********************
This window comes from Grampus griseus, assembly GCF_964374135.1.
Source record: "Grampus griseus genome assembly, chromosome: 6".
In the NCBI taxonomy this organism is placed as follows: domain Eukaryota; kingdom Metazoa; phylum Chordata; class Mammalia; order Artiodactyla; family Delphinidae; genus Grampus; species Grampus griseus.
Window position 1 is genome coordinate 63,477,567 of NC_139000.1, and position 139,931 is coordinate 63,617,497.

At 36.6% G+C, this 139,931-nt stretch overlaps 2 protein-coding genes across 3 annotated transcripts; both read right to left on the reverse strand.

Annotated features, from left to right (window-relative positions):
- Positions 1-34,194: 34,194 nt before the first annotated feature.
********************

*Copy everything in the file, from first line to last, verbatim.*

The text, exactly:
This window comes from Grampus griseus, assembly GCF_964374135.1.
Source record: "Grampus griseus genome assembly, chromosome: 6".
In the NCBI taxonomy this organism is placed as follows: domain Eukaryota; kingdom Metazoa; phylum Chordata; class Mammalia; order Artiodactyla; family Delphinidae; genus Grampus; species Grampus griseus.
Window position 1 is genome coordinate 63,477,567 of NC_139000.1, and position 139,931 is coordinate 63,617,497.

At 36.6% G+C, this 139,931-nt stretch overlaps 2 protein-coding genes across 3 annotated transcripts; both read right to left on the reverse strand.

Annotated features, from left to right (window-relative positions):
- Positions 1-34,194: 34,194 nt before the first annotated feature.